Sharp explains that marketers who suffer from the misguided assumption that they’re operating in a niche market set sales goals far too low. Falsely assuming that they’re “market leaders” of a specific niche, they don’t realize that they have the potential to convert customers from all the competitors in the mass market and become a top brand on a global scale. These marketers would earn more customers if they adjusted their marketing for a broader audience. Therefore, instead of targeting busy parents, our healthy frozen meal company should create marketing that appeals to everyone.
Niche Marketing Strategies in the Internet Age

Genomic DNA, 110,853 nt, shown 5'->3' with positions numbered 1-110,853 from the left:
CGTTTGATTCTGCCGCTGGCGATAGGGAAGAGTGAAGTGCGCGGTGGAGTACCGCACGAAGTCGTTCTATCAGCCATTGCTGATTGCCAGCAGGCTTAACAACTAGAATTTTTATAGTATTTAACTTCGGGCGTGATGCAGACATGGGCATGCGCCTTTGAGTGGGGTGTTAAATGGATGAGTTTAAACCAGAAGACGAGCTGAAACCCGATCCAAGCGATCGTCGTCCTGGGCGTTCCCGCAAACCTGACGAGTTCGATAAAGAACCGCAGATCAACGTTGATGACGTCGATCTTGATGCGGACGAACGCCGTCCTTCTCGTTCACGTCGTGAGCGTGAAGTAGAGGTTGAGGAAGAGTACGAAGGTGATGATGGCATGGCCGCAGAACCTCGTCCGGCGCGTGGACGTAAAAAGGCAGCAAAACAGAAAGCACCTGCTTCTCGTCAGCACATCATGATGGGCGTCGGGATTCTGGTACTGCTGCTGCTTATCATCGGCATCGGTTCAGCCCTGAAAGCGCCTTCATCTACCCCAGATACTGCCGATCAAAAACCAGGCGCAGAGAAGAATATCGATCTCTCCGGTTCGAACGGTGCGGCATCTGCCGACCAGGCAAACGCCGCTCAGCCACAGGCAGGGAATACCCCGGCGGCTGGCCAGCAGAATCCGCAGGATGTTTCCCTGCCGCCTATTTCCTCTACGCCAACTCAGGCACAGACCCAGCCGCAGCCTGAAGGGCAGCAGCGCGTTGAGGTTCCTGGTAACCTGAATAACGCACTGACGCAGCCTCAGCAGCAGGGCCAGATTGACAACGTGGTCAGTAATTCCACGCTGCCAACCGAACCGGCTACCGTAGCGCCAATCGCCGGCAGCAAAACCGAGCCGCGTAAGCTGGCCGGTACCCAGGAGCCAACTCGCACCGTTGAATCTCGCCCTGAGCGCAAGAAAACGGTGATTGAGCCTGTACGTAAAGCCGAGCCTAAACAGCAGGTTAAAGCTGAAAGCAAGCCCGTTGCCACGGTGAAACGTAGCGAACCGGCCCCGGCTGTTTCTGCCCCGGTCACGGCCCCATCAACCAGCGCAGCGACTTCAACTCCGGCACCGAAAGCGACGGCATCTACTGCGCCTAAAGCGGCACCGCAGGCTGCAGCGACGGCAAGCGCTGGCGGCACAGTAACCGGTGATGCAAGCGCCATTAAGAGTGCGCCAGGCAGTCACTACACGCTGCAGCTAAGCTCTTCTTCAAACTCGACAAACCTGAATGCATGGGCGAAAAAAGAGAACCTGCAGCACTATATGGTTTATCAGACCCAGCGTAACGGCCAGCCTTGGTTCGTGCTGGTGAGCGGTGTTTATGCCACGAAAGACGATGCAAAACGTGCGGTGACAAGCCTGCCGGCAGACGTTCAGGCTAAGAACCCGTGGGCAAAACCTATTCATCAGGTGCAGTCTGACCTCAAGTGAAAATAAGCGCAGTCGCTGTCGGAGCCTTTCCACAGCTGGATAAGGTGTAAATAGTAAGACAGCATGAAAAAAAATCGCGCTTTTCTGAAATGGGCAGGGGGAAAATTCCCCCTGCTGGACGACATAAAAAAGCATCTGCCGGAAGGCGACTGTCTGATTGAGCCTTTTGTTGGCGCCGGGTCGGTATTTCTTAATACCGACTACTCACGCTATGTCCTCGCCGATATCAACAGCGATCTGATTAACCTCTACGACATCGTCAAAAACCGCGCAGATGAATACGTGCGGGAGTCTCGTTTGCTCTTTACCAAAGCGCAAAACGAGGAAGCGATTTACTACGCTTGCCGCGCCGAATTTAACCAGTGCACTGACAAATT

Sharp claims that tailoring your marketing to appeal to a certain group has no effect (evidenced by the fact that competing brands have demographically identical customer bases). He also asserts that most products naturally appeal to a wide range of demographics, even if only occasionally. However, specialized products exist that likely wouldn’t benefit from mass marketing because they truly do only appeal to a certain demographic—for example, guitar straps will generally only be bought by people who play guitar. Any marketing that shows ads for guitar straps to non-guitar players is a waste of money. In this case, niche marketing strategies do have tangible benefits.